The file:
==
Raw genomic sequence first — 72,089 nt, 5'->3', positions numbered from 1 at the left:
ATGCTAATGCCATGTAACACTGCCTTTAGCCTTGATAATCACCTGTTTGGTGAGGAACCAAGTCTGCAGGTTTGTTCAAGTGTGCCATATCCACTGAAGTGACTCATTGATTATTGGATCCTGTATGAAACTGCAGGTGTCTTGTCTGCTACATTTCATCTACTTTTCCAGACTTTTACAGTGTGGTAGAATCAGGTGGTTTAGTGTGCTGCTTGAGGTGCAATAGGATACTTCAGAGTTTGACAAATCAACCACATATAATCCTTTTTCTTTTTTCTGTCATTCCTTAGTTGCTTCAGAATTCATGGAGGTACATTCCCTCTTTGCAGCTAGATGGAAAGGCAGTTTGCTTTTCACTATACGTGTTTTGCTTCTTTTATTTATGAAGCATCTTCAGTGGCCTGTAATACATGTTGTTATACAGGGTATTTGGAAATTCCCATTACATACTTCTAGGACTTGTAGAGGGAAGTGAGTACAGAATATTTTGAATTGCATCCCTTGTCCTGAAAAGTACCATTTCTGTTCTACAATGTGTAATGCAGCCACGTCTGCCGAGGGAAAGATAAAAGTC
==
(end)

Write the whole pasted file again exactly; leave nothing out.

Raw genomic sequence first — 72,089 nt, 5'->3', positions numbered from 1 at the left:
ATGCTAATGCCATGTAACACTGCCTTTAGCCTTGATAATCACCTGTTTGGTGAGGAACCAAGTCTGCAGGTTTGTTCAAGTGTGCCATATCCACTGAAGTGACTCATTGATTATTGGATCCTGTATGAAACTGCAGGTGTCTTGTCTGCTACATTTCATCTACTTTTCCAGACTTTTACAGTGTGGTAGAATCAGGTGGTTTAGTGTGCTGCTTGAGGTGCAATAGGATACTTCAGAGTTTGACAAATCAACCACATATAATCCTTTTTCTTTTTTCTGTCATTCCTTAGTTGCTTCAGAATTCATGGAGGTACATTCCCTCTTTGCAGCTAGATGGAAAGGCAGTTTGCTTTTCACTATACGTGTTTTGCTTCTTTTATTTATGAAGCATCTTCAGTGGCCTGTAATACATGTTGTTATACAGGGTATTTGGAAATTCCCATTACATACTTCTAGGACTTGTAGAGGGAAGTGAGTACAGAATATTTTGAATTGCATCCCTTGTCCTGAAAAGTACCATTTCTGTTCTACAATGTGTAATGCAGCCACGTCTGCCGAGGGAAAGATAAAAGTC